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844 words

Labor’s leadership risk factor

16 August 2016

Although Labor hasn’t faced the problems of its British counterpart, the party’s leader-selection changes have already had unintended consequences, writes Paul Rodan

Right:

Potential for division: leadership runner-up Anthony Albanese. Dan Himbrechts/AAP Image

Potential for division: leadership runner-up Anthony Albanese. Dan Himbrechts/AAP Image


When the magnitude of the government losses in the recent federal election became apparent, wise heads observed that there were two big losers: Malcolm Turnbull (obviously) and Anthony Albanese. The expectation that Labor would make only minimal gains had sustained Albanese and his supporters in their belief that leader Bill Shorten would be despatched post-poll for not having met a benchmark figure of around ten extra seats. With Shorten exceeding that measure (a net gain of twelve), and being seen to have performed well during the extended campaign, Albanese’s ambitions have had to be held in check.

From the start, there were risks in Labor’s new process for selecting the federal parliamentary leader. Establishing dual electorates (the parliamentary caucus and the branch membership) left open the possibility that the successful candidate would be supported by one constituency and not the other, resulting in a potentially damaging perception of division. And this is exactly what occurred in the first vote under the new system, with Albanese winning the grassroots vote but losing the caucus contest by a margin that gave Shorten the leadership.

That this was the lesser of two evils can be seen in the experience of the Labour Party in Britain, where the reverse occurred. The result was a leader embraced by the grassroots (assisted by a ludicrously permissive franchise – a mistake not made by the ALP) but overwhelmingly opposed by his parliamentary colleagues. While it may have been uncomfortable for Shorten to lack a branch membership majority, the Jeremy Corbyn experience highlights the perils of attempting to lead while demonstrably (and in some cases, vociferously) opposed by most of one’s parliamentary colleagues.

A predictable consequence of the new Labor process in Australia has been that the defeated candidate is effectively installed as the leader in waiting, provided he or she has secured majority support in one of the two constituencies. Albanese’s defeat created a level of frustration at the branch membership level, and that seems to have nurtured the idea that it would be “his turn” to take the leadership when it next fell vacant – a dubious basis on which to approach such a critical issue. Shorten’s better-than-expected campaign performance has seemingly denied Albanese and his faction their turn – for now at least.

With only one case study available for analysis, much of this speculation is premature, of course. It’s certainly unclear how many of these issues were thought through when Kevin Rudd effected the changes in the dying days of his leadership. Gough Whitlam, who fought successfully to empower the parliamentary party at the expense of the (electorally damaging) “faceless men” of the party machine, might have been puzzled by this “reform.” Indeed, he may well have reflected that had such a system been in operation for the party leadership ballot in 1968, he would have been defeated by Jim Cairns.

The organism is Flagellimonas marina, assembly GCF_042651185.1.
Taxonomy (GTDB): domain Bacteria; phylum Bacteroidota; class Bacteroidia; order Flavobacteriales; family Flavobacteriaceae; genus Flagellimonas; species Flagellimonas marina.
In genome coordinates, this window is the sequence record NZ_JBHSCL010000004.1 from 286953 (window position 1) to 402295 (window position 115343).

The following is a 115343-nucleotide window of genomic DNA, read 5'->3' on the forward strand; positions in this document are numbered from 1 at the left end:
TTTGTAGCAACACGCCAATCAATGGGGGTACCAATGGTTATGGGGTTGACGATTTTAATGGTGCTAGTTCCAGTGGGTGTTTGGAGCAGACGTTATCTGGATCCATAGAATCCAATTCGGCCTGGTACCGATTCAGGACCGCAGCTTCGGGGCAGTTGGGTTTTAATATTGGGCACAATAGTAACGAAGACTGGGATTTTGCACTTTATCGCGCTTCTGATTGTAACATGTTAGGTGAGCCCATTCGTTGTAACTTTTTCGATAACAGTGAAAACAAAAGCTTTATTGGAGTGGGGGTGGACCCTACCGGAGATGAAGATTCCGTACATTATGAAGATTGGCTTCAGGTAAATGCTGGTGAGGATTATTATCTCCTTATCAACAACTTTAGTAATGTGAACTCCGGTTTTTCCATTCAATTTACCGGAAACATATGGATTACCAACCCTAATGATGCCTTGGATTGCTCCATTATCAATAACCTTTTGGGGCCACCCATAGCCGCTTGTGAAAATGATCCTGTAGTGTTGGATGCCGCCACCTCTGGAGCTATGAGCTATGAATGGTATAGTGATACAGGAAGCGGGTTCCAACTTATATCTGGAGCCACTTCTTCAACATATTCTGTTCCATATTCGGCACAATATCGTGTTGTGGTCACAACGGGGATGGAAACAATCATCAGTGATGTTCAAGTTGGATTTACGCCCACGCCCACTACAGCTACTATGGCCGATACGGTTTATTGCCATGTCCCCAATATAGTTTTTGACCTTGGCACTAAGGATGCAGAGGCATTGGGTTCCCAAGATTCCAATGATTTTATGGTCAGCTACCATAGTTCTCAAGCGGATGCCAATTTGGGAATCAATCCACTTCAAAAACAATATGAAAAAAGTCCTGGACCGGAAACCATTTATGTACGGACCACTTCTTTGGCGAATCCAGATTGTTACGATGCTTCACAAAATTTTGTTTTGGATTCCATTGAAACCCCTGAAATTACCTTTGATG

Rudd’s other rule change, which renders it more difficult to change leaders between elections, is more clearly a positive. It effectively took leadership speculation off the table for almost three years (much to the annoyance of the media) and allowed Shorten the security to focus on policy development. If it is true that he might have been rolled by Albanese late in 2015 if the previous rules had still been in place, then Labor should be grateful that they had been changed. Such a move would have confirmed the party’s reputation for poll-driven, revolving-doors leadership and revived memories of the Rudd/Gillard/Rudd farce – hardly a desirable basis on which to contest the 2016 election. And, in the light of Shorten’s solid performance, Albanese supporters should concede that it is far from self-evident that their man could have done better, or would do better if elevated to the top post.

Labor would be unwise to assume that the close election and the obvious disharmony within the Coalition means that government will fall into its lap next time. It will still need a solid work effort and an enduring appearance (at least) of unity. Labor simply can’t afford another descent into endless leadership speculation, especially when there seems to be no policy content at stake, but merely a battle of personalities. If the election demonstrated anything, it was that the leaders’ personal approval metric is overrated as an indicator of ultimate voting intention.

History had a pretty good election, and it delivered a sobering message for Bill Shorten. No federal leader has achieved what he is trying to do: advance from first-up opposition leader to the position of prime minister. Every leader in his position has secured a positive swing at their first election, but none has taken the next step, as Bill Snedden (1974), Andrew Peacock (1984) and Kim Beazley (1998) can attest. Indeed, of that trio, only Beazley survived even to contest (unsuccessfully) the next election. It’s a fair bet that both Shorten and Albanese are familiar with that particular curse. •

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Tom Bamforth discovers the afterlife of Melbourne’s Olympic village

Right:

Garden city: 1956 Olympic rings, still hanging over Alamein Street, West Heidelberg. Peter Mooney

Garden city: 1956 Olympic rings, still hanging over Alamein Street, West Heidelberg. Peter Mooney